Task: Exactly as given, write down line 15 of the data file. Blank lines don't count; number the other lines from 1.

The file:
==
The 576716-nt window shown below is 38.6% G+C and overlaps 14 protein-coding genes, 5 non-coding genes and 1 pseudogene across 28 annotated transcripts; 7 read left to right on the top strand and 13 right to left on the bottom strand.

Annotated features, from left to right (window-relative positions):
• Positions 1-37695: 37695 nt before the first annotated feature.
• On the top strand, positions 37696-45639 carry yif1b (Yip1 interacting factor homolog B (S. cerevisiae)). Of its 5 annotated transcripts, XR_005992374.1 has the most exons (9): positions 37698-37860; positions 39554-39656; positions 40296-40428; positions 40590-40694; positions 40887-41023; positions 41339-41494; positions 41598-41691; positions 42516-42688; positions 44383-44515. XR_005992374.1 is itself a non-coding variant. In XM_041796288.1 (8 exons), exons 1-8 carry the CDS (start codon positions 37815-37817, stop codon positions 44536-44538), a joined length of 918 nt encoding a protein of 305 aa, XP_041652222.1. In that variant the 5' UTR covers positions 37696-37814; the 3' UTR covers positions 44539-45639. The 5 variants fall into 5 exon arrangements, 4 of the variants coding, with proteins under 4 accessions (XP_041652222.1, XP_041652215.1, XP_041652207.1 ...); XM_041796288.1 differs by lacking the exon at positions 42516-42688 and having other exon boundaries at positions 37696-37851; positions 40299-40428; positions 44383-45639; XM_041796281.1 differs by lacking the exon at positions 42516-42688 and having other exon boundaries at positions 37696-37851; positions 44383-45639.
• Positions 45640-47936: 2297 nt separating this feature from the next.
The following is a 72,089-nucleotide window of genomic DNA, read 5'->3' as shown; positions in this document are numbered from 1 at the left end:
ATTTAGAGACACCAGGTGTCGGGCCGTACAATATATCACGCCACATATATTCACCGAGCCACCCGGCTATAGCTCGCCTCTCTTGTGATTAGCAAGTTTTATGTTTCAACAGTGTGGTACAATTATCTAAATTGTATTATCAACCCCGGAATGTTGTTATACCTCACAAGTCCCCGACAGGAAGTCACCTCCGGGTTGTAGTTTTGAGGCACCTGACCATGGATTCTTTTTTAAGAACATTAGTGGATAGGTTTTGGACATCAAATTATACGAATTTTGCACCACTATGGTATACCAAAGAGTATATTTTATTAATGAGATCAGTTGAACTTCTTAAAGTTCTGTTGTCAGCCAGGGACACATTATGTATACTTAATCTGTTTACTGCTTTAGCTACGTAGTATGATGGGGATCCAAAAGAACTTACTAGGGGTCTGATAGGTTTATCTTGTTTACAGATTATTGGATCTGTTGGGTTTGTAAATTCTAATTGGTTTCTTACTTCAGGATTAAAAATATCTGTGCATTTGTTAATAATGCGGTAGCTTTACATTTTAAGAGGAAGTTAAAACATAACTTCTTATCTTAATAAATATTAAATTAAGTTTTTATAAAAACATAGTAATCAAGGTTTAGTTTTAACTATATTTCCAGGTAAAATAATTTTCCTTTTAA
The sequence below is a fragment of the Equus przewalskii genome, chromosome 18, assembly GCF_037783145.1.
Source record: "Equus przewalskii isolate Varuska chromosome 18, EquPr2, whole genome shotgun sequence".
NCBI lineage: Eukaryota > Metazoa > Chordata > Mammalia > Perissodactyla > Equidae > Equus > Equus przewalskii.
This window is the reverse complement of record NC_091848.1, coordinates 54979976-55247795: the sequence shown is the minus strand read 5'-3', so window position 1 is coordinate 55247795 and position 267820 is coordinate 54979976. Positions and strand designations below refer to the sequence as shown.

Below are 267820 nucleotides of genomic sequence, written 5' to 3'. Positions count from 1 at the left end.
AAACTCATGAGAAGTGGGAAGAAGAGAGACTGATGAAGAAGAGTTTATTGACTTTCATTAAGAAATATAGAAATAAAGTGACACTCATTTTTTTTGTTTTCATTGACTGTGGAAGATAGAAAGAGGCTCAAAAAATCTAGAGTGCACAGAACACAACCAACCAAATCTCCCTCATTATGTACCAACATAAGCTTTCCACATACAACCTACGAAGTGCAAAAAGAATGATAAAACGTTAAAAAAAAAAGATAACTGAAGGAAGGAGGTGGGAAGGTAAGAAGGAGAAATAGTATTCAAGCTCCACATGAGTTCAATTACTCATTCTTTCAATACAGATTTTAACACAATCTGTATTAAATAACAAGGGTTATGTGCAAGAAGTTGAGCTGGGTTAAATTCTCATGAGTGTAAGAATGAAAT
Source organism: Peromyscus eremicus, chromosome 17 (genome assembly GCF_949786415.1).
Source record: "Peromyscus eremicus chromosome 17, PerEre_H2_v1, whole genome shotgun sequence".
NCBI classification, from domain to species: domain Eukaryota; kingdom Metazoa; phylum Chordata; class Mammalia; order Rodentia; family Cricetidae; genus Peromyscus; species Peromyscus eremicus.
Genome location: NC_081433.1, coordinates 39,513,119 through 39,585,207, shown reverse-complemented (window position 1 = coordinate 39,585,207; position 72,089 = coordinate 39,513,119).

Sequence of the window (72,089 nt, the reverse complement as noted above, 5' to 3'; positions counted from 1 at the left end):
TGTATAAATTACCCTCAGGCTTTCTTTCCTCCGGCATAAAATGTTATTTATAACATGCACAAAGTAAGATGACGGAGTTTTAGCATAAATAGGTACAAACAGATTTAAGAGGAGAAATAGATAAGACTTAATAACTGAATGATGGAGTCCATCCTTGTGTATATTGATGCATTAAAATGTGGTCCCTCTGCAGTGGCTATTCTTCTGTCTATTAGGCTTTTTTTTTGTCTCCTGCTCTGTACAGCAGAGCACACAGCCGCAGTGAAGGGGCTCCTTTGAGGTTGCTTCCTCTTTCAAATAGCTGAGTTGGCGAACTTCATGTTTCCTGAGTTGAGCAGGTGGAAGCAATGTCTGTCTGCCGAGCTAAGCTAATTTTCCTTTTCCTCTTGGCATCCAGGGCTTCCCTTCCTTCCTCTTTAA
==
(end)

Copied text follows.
Source record: "Peromyscus eremicus chromosome 17, PerEre_H2_v1, whole genome shotgun sequence".